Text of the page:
In a data-bound control, the Items property can have a double goal. In simple list controls such as DropDownList and ListBox, the Items property returns a reference to the list of items that are currently stored in the control. With this reference, you can add items, remove items, and obtain a count of the items in the collection. Put another way, the Items collection is an alternative data source that can be used along with the contents of the DataSource property. You can populate a ListBox with the following code, for instance.

for (int i = 1; i <= 50; i++) { list.Items.Add("Item " + i.ToString()); }

More complex data-bound controls, such as the DataList, assign a different role to the Items property. The property gets a collection of objects representing the individual items within the control. The exact configuration of this object depends on the control. For the DataList, an item is an instance of the HTML template used to render a data-bound item—mostly a table row. For the BarChart control, the Items property returns a custom collection, as shown below.

[Browsable(false)] public virtual BarChartItemCollection Items { get { if (_items == null) _items = new BarChartItemCollection(); return _items; } }

The source code of the BarChartItemCollection class is presented in Listing 1.

If you look back at Figure 1, you should grasp what items are here pretty easily. An item is a row in the table output by the BarChart control. The row contains a couple of cells—label and graphical representation of the bar. Just because an item here is a table row, the BarChartItem class (Listing 1) inherits from TableRow.

A BarChartItem object is simply an enhanced version of a table row, extended to contain item type and data item properties. ItemType indicates the type of the item in the context of the BarChart control—be it the title row, the subtitle row, a data row, or perhaps the footer. DataItem references the n'th data object in the enumerable collection bound to the control. If you're only a little bit familiar with DataList or DataGrid internals, this approach should be nothing new. Classes like DataGridItem and DataListItem are implemented in a similar manner.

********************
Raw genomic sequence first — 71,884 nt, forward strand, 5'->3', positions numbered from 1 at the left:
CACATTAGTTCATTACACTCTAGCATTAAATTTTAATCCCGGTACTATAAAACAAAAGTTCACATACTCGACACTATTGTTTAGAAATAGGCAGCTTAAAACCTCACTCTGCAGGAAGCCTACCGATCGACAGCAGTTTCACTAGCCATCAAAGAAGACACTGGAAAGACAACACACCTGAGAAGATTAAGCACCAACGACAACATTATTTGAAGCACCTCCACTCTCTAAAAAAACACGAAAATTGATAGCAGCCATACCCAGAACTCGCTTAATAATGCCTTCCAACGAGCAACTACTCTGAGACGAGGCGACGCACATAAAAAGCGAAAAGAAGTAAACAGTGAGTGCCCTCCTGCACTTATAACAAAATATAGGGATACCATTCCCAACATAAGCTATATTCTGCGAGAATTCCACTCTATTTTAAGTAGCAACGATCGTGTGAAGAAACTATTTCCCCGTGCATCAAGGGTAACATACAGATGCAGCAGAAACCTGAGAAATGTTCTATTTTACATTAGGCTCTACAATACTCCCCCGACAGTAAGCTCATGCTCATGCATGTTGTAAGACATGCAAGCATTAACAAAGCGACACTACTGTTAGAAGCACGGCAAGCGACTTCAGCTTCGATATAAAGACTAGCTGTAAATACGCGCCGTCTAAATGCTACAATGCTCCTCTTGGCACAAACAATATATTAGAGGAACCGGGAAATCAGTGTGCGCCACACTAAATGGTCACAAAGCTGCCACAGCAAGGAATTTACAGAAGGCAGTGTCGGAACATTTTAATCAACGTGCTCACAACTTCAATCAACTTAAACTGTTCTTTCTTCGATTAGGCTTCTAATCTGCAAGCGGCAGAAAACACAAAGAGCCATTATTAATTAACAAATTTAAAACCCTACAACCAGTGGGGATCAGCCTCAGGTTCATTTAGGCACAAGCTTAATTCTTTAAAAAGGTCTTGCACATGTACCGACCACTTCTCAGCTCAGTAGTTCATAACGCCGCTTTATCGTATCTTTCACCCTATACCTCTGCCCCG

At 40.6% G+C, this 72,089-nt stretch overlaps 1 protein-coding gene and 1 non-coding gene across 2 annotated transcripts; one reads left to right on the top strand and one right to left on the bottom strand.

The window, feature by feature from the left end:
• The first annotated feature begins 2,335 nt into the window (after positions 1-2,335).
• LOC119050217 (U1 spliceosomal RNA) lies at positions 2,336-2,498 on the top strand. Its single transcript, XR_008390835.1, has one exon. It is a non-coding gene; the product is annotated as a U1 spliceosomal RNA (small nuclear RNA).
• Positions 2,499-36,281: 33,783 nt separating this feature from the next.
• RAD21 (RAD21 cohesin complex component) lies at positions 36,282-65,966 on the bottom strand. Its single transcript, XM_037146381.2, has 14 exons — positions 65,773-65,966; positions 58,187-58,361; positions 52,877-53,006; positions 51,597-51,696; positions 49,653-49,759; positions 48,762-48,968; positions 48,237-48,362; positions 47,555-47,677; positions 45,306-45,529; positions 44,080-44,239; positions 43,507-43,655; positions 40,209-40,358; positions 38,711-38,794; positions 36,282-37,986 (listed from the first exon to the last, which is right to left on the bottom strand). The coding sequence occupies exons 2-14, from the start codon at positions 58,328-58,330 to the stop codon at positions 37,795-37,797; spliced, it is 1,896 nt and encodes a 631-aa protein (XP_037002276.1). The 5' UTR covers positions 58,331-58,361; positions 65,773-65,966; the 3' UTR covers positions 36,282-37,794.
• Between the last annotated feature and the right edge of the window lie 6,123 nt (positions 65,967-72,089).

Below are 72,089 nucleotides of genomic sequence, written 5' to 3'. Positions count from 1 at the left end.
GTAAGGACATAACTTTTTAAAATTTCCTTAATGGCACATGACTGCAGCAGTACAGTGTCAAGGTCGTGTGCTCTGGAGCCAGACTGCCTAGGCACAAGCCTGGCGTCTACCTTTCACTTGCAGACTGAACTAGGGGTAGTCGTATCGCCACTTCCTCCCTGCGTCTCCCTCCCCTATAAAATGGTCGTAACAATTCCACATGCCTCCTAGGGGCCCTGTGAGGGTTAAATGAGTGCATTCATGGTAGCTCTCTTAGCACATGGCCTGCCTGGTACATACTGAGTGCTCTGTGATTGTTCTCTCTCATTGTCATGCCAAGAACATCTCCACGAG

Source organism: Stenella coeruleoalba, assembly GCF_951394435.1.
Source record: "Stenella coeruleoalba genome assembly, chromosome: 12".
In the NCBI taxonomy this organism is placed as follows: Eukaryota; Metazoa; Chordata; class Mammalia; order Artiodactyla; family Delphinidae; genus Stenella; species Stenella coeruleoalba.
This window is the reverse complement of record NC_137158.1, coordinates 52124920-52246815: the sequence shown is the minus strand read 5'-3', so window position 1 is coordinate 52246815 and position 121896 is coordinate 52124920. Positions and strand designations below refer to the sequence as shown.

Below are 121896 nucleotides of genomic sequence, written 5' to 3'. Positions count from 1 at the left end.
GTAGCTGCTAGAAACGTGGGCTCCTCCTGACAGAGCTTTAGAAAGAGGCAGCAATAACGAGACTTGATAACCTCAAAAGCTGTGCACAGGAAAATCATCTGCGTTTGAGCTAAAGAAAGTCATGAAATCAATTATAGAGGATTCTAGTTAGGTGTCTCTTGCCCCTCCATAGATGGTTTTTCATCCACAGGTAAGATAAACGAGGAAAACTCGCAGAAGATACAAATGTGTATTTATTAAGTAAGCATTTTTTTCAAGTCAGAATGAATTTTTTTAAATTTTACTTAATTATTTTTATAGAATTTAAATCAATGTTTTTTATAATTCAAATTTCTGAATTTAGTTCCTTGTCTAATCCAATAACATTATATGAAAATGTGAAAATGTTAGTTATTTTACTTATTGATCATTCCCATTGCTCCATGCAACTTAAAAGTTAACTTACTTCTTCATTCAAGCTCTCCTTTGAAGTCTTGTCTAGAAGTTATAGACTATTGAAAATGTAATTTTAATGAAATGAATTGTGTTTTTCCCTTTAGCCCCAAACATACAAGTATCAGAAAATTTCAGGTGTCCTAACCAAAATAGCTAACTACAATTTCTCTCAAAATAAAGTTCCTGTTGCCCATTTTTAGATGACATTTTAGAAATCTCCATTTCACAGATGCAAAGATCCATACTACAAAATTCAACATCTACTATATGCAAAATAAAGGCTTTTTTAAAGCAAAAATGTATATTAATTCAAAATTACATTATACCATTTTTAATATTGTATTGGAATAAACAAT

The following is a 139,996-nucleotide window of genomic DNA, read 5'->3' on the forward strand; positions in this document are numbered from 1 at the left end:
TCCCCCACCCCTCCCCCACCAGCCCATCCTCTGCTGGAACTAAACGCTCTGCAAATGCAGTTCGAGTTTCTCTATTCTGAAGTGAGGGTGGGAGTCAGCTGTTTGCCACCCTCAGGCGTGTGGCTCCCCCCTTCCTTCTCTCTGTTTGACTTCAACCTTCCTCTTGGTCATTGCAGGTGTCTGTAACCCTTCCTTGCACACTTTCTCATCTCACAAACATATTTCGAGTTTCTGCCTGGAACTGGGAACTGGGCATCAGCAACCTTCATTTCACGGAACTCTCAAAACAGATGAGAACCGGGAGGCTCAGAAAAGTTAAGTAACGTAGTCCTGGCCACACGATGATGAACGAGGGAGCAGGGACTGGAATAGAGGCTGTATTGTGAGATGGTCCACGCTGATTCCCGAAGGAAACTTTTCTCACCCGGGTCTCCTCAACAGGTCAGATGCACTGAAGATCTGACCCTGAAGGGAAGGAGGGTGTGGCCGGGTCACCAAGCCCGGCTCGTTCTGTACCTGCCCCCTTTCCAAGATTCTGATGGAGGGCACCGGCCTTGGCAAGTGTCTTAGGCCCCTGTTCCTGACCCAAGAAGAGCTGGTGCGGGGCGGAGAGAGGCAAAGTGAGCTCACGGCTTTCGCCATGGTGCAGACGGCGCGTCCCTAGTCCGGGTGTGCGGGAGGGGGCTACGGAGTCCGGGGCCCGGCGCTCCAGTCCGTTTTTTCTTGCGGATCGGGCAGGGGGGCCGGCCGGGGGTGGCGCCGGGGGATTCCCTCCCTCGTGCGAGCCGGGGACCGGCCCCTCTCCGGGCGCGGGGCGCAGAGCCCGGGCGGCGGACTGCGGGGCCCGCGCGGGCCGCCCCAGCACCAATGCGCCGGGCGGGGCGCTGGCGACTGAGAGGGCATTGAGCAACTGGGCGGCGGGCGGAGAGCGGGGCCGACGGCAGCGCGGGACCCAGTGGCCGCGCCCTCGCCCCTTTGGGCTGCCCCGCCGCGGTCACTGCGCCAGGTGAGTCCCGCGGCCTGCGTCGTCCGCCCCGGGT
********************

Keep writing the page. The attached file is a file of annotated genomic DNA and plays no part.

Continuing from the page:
All data-bound controls of some complexity expose the internal collection of items as a way to ease developers with any required customization. Internally, the collection of constituent items helps immensely with the rendering of the control, as you'll see in a moment.

An important thing to keep in mind about the Items property is that, as implemented here, it doesn't represent an extension to the data source. You can't add data to the control through this property. The Items property is read-only in the sense that page developers can't assign or replace it with another collection. However, you can add or remove items to the collection as long as the underlying collection class permits that. Finally, the name of the property is totally arbitrary. Likewise, your control can have as many similar collections as needed.

In the BarChart control, the Items collection is populated during the data binding step and consumed at rendering time.

As the code snippet above shows, the Items collection is not saved to the ViewState. I'll return to this later, as it is a critical point for the behavior of complex and composite data-bound controls.